Surotomycin demonstrates low in vitro frequency of resistance and rapid bactericidal activity in Clostridium difficile, Enterococcus faecalis, and Enterococcus faecium.Antimicrob Agents Chemother. 2014 Jul; 58(7):3976-82.AA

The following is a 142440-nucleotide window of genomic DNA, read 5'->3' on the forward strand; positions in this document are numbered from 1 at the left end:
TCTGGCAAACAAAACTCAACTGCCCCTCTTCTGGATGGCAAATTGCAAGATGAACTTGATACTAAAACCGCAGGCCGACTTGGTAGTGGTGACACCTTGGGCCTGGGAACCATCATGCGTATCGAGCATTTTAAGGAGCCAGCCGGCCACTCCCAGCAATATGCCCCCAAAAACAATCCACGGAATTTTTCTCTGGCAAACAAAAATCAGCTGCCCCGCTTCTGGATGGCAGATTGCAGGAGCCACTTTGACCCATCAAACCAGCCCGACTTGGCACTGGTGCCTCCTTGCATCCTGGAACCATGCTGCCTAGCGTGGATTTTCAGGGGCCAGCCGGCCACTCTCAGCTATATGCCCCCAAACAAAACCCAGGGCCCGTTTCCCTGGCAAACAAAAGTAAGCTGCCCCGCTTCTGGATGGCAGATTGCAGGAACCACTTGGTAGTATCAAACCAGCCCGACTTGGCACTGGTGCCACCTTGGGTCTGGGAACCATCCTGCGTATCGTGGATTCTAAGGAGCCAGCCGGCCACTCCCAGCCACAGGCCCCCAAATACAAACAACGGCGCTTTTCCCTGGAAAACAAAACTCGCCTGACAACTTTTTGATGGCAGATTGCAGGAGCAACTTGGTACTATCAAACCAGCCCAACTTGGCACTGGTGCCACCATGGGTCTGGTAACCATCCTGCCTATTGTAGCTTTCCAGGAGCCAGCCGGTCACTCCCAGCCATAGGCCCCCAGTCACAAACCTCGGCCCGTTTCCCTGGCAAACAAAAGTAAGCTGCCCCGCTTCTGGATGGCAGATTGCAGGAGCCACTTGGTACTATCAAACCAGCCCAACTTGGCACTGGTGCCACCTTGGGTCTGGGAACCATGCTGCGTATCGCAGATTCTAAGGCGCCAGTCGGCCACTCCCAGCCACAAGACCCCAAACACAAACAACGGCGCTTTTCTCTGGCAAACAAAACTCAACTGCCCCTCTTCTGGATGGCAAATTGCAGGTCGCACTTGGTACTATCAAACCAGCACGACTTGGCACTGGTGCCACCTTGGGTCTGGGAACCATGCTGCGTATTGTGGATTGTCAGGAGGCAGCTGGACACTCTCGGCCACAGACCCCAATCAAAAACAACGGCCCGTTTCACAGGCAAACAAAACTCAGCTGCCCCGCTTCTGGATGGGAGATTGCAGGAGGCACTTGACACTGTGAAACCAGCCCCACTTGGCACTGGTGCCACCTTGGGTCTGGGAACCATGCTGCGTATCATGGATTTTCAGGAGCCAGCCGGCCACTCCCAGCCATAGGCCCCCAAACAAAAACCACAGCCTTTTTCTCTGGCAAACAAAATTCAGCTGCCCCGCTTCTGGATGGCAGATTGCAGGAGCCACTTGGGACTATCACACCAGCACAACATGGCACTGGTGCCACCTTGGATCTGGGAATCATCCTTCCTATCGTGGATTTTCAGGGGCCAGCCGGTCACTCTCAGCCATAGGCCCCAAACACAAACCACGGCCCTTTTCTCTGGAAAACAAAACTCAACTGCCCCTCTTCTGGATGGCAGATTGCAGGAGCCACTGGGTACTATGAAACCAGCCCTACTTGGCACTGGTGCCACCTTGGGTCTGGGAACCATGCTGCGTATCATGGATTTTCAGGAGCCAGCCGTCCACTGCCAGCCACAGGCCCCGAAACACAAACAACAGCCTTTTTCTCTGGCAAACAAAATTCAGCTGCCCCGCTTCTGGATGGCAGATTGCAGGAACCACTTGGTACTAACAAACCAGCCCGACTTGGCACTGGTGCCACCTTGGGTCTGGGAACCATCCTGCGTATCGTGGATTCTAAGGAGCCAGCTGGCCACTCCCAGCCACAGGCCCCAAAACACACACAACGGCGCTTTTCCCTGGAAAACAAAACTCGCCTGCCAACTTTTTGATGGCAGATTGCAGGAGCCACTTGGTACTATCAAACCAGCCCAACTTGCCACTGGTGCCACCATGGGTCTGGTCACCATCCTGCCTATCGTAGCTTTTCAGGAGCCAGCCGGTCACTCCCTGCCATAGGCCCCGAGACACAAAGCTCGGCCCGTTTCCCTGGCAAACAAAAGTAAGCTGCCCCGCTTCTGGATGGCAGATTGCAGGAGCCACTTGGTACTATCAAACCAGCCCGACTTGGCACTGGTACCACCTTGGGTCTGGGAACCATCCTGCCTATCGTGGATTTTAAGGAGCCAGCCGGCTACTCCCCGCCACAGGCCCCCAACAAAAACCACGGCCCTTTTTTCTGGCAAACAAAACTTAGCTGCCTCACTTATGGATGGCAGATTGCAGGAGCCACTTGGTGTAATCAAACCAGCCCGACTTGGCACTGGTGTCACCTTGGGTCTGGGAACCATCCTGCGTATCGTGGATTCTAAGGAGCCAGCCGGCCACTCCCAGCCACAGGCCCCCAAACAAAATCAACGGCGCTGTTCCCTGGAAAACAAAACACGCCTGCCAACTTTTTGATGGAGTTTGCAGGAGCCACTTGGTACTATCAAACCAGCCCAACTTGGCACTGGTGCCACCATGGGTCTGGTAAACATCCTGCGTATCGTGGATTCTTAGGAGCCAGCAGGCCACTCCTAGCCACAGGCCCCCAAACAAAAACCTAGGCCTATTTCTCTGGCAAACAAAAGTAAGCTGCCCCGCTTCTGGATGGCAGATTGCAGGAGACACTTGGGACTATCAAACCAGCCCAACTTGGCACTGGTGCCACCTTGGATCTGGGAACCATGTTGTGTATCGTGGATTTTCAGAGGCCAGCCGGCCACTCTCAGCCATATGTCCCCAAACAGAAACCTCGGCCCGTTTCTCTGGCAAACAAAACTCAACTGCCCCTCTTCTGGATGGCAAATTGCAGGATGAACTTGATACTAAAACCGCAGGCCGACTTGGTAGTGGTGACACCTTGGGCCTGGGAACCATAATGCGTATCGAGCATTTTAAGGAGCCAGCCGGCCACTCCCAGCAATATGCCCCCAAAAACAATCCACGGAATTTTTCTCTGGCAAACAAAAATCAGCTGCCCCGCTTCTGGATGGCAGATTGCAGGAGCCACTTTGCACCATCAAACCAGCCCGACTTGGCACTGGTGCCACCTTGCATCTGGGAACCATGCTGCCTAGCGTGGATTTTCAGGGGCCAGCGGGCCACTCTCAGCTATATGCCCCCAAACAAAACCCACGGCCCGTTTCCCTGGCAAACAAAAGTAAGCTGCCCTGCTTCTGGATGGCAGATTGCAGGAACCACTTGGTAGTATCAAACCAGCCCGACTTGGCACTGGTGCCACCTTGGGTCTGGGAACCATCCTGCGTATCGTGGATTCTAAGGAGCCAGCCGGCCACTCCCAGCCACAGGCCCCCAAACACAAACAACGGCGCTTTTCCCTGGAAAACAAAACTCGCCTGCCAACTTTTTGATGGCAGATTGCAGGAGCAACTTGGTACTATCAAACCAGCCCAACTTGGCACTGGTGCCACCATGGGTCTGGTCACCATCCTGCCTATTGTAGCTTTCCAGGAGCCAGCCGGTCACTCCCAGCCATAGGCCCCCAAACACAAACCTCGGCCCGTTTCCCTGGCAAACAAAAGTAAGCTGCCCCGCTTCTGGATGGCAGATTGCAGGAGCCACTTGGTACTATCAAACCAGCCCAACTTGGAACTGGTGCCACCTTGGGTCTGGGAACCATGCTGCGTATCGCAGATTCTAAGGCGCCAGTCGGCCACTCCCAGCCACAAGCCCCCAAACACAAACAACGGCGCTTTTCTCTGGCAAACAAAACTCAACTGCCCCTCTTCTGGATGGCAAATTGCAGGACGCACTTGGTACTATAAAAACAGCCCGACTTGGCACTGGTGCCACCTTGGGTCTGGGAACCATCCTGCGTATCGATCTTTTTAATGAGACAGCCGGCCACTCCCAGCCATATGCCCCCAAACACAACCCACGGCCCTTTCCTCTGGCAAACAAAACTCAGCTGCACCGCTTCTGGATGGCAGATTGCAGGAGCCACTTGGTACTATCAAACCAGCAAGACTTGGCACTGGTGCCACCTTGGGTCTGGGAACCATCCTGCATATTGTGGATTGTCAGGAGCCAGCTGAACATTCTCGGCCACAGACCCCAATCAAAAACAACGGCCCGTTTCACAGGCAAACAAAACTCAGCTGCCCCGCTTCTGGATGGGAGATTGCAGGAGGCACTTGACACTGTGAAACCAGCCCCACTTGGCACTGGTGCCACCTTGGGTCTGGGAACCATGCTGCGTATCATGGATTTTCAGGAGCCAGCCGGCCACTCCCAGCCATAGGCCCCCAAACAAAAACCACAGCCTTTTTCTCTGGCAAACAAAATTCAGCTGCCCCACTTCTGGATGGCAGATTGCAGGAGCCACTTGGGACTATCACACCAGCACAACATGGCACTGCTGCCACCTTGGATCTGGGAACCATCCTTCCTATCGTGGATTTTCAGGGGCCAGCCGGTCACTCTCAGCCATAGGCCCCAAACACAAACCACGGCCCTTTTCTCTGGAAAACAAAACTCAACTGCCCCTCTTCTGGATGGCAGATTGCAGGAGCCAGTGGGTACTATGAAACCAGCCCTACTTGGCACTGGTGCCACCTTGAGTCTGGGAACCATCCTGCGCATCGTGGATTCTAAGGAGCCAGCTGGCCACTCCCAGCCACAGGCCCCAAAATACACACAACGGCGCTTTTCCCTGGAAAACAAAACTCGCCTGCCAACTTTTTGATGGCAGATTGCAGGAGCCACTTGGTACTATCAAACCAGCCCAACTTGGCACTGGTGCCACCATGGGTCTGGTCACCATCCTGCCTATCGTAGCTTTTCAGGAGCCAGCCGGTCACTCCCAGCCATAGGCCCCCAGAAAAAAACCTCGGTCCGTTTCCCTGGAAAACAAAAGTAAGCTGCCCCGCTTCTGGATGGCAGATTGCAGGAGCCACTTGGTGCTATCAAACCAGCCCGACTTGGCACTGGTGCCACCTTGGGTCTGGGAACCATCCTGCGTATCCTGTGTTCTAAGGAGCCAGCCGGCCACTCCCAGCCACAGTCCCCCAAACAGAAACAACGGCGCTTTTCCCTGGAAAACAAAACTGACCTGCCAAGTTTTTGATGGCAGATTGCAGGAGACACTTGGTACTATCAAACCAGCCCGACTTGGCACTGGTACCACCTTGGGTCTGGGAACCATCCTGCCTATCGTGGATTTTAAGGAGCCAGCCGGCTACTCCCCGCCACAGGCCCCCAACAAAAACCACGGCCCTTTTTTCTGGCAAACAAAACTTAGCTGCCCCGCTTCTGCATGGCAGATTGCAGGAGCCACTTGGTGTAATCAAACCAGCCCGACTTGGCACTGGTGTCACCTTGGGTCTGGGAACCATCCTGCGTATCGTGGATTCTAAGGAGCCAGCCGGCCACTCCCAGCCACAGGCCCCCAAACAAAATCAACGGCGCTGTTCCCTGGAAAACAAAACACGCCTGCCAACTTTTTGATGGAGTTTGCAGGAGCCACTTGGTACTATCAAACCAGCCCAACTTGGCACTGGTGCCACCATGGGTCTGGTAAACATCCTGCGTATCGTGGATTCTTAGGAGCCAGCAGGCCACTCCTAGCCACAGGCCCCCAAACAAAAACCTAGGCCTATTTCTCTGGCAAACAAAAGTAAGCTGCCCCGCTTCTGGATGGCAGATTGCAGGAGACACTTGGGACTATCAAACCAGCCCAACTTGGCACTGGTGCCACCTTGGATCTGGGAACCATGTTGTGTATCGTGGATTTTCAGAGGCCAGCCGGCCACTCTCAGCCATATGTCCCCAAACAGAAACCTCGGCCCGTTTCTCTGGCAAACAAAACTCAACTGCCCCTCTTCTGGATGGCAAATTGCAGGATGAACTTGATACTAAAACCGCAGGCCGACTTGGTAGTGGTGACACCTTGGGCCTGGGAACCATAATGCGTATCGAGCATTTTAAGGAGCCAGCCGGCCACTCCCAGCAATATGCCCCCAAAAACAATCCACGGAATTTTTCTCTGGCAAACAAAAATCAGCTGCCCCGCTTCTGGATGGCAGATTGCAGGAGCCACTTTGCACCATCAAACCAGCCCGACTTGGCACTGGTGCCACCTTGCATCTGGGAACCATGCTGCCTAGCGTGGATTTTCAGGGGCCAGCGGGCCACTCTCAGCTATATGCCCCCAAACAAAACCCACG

Surotomycin (CB-183,315) is an orally administered, minimally absorbed, selective bactericidal cyclic lipopeptide in phase 3 development for the treatment of Clostridium difficile-associated diarrhea. The aim of this study was to evaluate the emergence of resistance in C. difficile (ATCC 700057 and three recent clinical isolates from the restriction endonuclease analysis groups BI, BK, and K), vancomycin-susceptible (VS) Enterococcus faecalis (ATCC 49452), vancomycin-resistant (VR) E. faecalis (ATCC 700802), VS Enterococcus faecium (ATCC 6569), and VR E. faecium (ATCC 51559) under anaerobic conditions. The rate of spontaneous resistance was below the limit of detection (<10(-8) to <10(-9)) for surotomycin at 16 and 32× the MIC for all isolates tested. Under selective pressure by serial passage, C. difficile grew in a maximum of 4 μg/ml surotomycin (final MICs of 2 to 8 μg/ml [4- to 16-fold higher than those of the naive control]) at day 15, with the exception of the C. difficile BK strain, which grew in 16 to 32 μg/ml (final MICs of 8 to 32 μg/ml [16- to 64-fold higher than those of the naive control]). Enterococci remained relatively unchanged over 15 days, growing in a maximum of 8 μg/ml surotomycin (final MICs of 2 to 16 μg/ml [8- to 64-fold higher than those of the naive control]). Of the isolates tested, no cross-resistance to vancomycin, rifampin, ampicillin, metronidazole, or moxifloxacin was observed. Surotomycin at 20× MIC demonstrated equally rapid bactericidal activity (≥ 3-log-unit reduction in CFU/ml in ≤ 8 h) against naive and reduced-susceptibility isolates of C. difficile, VS Enterococcus (VSE), and VR Enterococcus (VRE), except for C. difficile BK (2.6-log-unit reductions for both). These results suggest that emergence of resistance to surotomycin against C. difficile, E. faecalis, and E. faecium is likely to be rare.